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Something's in the Air


Something's in the Air

When Martin Weatherall retired, he wanted to get away from it all. The former Toronto police investigator and his wife bought a place in the Ontario countryside. But almost as soon as the couple moved in, Weatherall started feeling sick.

When Martin Weatherall retired, he wanted to get away from it all. The former Toronto police investigator and his wife bought a place in the Ontario countryside. But almost as soon as the couple moved in, Weatherall started feeling sick.

This normally healthy man developed headaches, nausea, tinnitus, body aches, insomnia, and suffered from depression. Yet his symptoms dissipated whenever he spent time away from his supposed retreat. Weatherall says he suspected from the start that the cause of his illness was electromagnetic radiation (EMR) coming from nearby power antennas. He’s still convinced to this day.

EMR is emitted by the many radio-frequency devices we can’t live without–power lines and antennas, cellphones and cellphone towers, cordless phones, laptops, and microwave ovens. People like Weatherall, who suffer from what’s also known as radio-frequency sickness or electrosensitivity, maintain that the negative health effects of EMR are far more pervasive than scientists or government officials are willing to admit. As the borders of the wireless world expand, they say the harm is only going to get worse. Meanwhile, many health officials say that levels of EMR to which Canadians are exposed are safe.

So, how great is the threat of EMR?

Good question.

A Bit of History

In 1973 the Canadian government issued a report called Environmental Pollution by Microwave Pollution–A Potential Threat to Human Health. It stated that international accord hadn’t been reached about safe exposure levels.

It seems little has changed.

Weatherall says microwave sickness goes back to the Second World War, when radar operators reported similar symptoms. Today, overexposure to radio-frequency radiation is causing illness, cancer, and death, he claims. He cofounded the group Canadian Safe Wireless, Electrical, and Electromagnetic Policies to educate people about the understated and severe impact of EMR.

“There are so many cases of ill health because of microwave radiation,” Weatherall says in a phone interview. “Unless people are affected directly, they find it hard to understand. The trouble is, a lot more people are being affected than we realize. And the government keeps telling us it’s safe.

“I’d like to see the government investigate complaints and sponsor a public-education program to let people know how electromagnetic radiation can affect them,” he adds.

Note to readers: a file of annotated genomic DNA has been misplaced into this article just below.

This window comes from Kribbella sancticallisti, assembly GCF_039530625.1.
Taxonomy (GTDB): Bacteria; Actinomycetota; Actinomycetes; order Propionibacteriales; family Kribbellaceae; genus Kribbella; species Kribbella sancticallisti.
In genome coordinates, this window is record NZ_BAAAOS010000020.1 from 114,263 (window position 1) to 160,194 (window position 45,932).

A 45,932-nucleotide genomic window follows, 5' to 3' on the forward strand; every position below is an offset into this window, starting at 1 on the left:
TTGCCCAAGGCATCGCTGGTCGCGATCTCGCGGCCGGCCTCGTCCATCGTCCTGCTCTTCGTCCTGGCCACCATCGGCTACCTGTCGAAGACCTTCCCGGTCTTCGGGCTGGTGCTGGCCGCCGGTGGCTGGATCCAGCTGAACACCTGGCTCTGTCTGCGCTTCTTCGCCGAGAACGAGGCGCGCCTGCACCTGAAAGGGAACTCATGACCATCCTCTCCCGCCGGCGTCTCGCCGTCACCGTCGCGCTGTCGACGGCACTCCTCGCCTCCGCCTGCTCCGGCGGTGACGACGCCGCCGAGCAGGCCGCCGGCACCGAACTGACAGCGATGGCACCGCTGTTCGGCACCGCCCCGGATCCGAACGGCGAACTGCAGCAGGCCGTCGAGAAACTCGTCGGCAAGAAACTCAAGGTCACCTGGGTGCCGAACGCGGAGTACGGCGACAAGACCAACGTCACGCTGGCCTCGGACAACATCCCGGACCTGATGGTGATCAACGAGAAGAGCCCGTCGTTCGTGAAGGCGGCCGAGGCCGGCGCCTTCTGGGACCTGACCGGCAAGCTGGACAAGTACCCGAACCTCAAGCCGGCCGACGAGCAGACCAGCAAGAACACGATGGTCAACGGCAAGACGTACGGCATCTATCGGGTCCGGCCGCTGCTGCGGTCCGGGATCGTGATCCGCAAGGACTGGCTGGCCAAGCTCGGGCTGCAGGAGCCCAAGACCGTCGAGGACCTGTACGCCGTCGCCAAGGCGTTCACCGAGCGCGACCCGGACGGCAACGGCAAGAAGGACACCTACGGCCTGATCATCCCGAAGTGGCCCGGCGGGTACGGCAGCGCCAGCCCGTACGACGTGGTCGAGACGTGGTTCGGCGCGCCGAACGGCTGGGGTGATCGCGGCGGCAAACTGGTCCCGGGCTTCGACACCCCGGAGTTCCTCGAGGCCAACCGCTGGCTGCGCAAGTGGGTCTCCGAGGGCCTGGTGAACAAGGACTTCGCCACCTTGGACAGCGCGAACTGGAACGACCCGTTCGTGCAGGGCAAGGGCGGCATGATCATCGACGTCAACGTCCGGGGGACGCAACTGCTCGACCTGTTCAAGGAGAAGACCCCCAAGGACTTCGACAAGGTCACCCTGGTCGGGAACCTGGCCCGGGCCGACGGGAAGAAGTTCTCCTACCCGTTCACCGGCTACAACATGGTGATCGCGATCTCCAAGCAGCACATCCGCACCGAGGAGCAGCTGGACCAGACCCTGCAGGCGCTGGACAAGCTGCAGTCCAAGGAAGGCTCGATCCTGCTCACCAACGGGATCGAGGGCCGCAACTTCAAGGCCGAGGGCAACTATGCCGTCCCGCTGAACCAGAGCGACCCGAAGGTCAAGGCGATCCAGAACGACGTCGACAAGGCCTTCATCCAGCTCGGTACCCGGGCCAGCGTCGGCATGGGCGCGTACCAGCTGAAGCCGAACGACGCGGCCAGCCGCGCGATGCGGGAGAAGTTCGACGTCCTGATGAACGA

According to the World Health Organization (WHO), radio-frequency energy is absorbed in the body and produces heat, but the body’s normal thermoregulatory processes carry that heat away.

That’s where any certainty ends. Research is as conflicting as public opinion.

Science Proves Links

On one hand, the WHO states that scientific evidence indicates that exposure to radio-frequency fields, such as those emitted by cellphones and their base stations, is unlikely to induce or promote cancers.

A 2001 study published in the Journal of the National Cancer Institute looked at cancer incidence among nearly 421,000 cellphone users in Denmark between 1982 and 1995. It concluded that there was no association between cellphone use and tumours of the brain or salivary gland, leukemia, or other cancers.

In 1999, the United States National Institute of Environmental Health Sciences found “limited evidence” that residential magnetic fields increase the risk of childhood leukemia.

According to Health Canada, “scientific evidence has not presented convincing evidence” to implicate EMR exposure from portable phones as a cause of cancer.

On the other hand, a 2000 report released by the UK Health Protection Agency’s National Radiation Protection Board Advisory Group on Non-ionising Radiation found that “the possibility remains that intense and prolonged exposures to magnetic fields (from power lines) can increase the risk of leukaemia in children.”

More recently, study results released at the American Society for Reproductive Medicine’s 2006 annual meeting showed that men who used a cellphone for more than four hours a day had the worst sperm counts and the poorest-quality sperm. Researchers said the damage could be caused by the EMR emitted by handsets.

Elsewhere, findings are just plain murky.

The WHO website notes that one 1997 study found that radio-frequency fields increased the rate at which genetically engineered mice developed lymphoma, but states that “the implications of this result on human health is unclear.” WHO goes on to note that scientists have reported other effects of using cellphones, including changes in brain activity and sleep patterns, but describes these effects as having “no apparent health significance.”